We structured the progress logically. In the previous months Marica, the class’ Maths and Physics professor, introduced the topics of barycenter, balance, vector, and momentum from the theoretical standpoint. In our practical iteration, we are going to a little bit of work on the falling techniques first, then on the way to unbalance one’s companion, then lift him or her using the principle of the lever. Learning to fall properly is a difficult in and by itself, but accepting being thrown by another person is another story. It requires trust, on the side of uke, and responsibility on the side of tori. It’s really about learning to be sufficiently worthy of trust to be able to perform a highly dynamic manoeuvre in a safe and controlled way.

Experienced practitioners instinctively help tori deliver a proper technique by twisting their bodies in a way that resembles a slow-motion video of a cat positioning itself to land on its paws. You learn to be flexible enough so that your companion can perform the technique effortlessly, and stiff enough to protect yourself from the impact. The two of you grow simultaneously, the one who falls, and the one who throws. The technique we selected is called Ō goshi. It’s not very complex, but there are many details in a precise sequence. The way you keep your feet, the way you bend your legs, keep your back straight, rotate your shoulders and use your arms to provoke disequilibrium and generate momentum, turning your head to preserve your own equilibrium.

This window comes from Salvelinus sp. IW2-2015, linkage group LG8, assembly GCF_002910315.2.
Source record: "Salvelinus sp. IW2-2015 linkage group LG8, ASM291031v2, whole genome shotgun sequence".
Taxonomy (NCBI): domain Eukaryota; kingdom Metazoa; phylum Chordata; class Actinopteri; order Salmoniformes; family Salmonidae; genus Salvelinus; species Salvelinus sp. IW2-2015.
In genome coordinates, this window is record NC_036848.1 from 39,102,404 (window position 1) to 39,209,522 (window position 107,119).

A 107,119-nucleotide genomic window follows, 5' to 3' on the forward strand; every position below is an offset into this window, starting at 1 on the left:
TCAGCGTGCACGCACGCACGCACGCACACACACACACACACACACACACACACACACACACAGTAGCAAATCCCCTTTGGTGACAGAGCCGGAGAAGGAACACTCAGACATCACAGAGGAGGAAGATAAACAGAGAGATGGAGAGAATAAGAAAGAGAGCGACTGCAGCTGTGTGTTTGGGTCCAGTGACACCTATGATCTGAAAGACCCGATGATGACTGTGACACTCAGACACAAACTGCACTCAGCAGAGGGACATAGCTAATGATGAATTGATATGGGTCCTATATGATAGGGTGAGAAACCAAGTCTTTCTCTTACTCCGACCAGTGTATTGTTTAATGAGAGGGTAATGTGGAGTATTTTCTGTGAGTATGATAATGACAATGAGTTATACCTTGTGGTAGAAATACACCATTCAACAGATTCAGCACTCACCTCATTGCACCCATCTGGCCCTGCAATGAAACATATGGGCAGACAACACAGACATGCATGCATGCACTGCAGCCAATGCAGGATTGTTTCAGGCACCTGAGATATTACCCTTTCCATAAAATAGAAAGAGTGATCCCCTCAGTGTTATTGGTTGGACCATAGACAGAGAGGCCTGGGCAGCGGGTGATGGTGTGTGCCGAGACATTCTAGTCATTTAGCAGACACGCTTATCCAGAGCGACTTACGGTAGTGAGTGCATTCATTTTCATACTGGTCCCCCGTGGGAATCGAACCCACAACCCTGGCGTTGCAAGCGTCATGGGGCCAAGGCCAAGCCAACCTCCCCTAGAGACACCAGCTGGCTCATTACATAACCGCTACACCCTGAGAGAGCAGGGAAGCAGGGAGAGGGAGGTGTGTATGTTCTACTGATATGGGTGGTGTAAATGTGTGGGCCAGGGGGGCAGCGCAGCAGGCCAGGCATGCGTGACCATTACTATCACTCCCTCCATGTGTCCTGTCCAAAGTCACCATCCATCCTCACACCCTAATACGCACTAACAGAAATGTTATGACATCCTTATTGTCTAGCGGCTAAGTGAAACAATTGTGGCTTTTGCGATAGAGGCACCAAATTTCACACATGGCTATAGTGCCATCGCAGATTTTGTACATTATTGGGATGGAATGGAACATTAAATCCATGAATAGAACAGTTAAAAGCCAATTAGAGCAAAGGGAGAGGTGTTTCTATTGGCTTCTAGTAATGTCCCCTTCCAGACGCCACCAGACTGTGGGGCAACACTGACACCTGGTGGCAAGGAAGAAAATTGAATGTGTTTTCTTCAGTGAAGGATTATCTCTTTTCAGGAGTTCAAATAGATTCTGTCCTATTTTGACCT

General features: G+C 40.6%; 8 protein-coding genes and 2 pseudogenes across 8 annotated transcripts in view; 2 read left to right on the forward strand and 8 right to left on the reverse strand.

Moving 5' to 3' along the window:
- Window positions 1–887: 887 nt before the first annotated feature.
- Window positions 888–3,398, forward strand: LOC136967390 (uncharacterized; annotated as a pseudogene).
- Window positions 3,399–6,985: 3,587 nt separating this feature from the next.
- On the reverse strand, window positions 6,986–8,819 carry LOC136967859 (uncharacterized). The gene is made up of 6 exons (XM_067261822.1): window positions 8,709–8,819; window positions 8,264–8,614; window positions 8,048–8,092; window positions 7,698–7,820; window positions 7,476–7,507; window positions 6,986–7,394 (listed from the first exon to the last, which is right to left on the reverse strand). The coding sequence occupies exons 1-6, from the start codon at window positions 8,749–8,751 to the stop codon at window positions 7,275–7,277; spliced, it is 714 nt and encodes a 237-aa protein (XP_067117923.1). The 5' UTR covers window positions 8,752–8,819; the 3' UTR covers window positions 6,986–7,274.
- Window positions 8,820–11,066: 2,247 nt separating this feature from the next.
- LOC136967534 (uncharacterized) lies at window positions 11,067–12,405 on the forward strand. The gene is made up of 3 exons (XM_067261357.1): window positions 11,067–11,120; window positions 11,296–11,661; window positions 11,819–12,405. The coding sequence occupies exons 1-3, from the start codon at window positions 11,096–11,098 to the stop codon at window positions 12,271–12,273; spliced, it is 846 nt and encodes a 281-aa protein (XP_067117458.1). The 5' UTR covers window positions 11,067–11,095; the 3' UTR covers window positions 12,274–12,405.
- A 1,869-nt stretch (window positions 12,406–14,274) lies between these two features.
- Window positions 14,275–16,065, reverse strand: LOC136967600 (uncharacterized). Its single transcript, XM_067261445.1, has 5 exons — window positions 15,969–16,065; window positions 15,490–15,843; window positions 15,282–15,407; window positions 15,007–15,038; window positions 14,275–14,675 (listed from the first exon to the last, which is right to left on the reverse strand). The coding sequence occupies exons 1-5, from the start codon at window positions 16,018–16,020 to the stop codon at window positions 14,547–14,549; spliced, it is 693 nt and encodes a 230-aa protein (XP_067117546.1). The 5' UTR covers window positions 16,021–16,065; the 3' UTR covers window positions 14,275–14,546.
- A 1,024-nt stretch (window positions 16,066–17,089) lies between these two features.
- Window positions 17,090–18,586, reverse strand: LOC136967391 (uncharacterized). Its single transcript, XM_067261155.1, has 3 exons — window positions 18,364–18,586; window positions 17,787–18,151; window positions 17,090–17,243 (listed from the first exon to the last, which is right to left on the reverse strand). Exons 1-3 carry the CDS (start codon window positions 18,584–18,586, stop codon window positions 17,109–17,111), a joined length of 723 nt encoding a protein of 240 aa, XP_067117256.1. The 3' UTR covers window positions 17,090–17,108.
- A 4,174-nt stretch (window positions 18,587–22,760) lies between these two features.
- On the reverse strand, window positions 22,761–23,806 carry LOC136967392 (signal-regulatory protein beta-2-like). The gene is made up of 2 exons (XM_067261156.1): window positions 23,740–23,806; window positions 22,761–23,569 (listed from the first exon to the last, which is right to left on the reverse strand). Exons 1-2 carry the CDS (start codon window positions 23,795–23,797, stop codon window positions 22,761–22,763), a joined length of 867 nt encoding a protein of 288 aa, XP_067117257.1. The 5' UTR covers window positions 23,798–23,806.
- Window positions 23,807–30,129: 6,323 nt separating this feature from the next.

4  The Day Unfolds: Insights from the Experience with the IEXS’ Students of the CREAM CWL Pilot

So here I am, with some 12 young people about the same age as my eldest son. Perhaps because of the white hair, or the black belt, some of them shy away even from a simple handshake, while others are

typically, distinctively cocky. There’s also a special needs student, which is really good. We start working on the ukemi 受身, the techniques to fall properly. They involve hitting the tatami mat with your arm at a particular angle, to disperse the kinetic energy of the fall. That’s where the fun starts. People just go silent. It’s partly the noise, partly the vibration that propagates through the floor. I can almost hear them thinking: does it hurt? Does he want me to do that? And the answers are: no, it doesn’t, if you know what you’re doing, and yes, you’re doing it right now.

Although a bit recalcitrant in the beginning, it’s the boys and the special needs student that get going first, and try the hardest. The girls recalcitrate a bit more, but in the end they give it a try. They learn how to fall from a sitting position, then a squatting one, then finally standing. As the distance from the ground grows, so is the fear of the fall, and the feeling of achievement that accompanies each successful performance.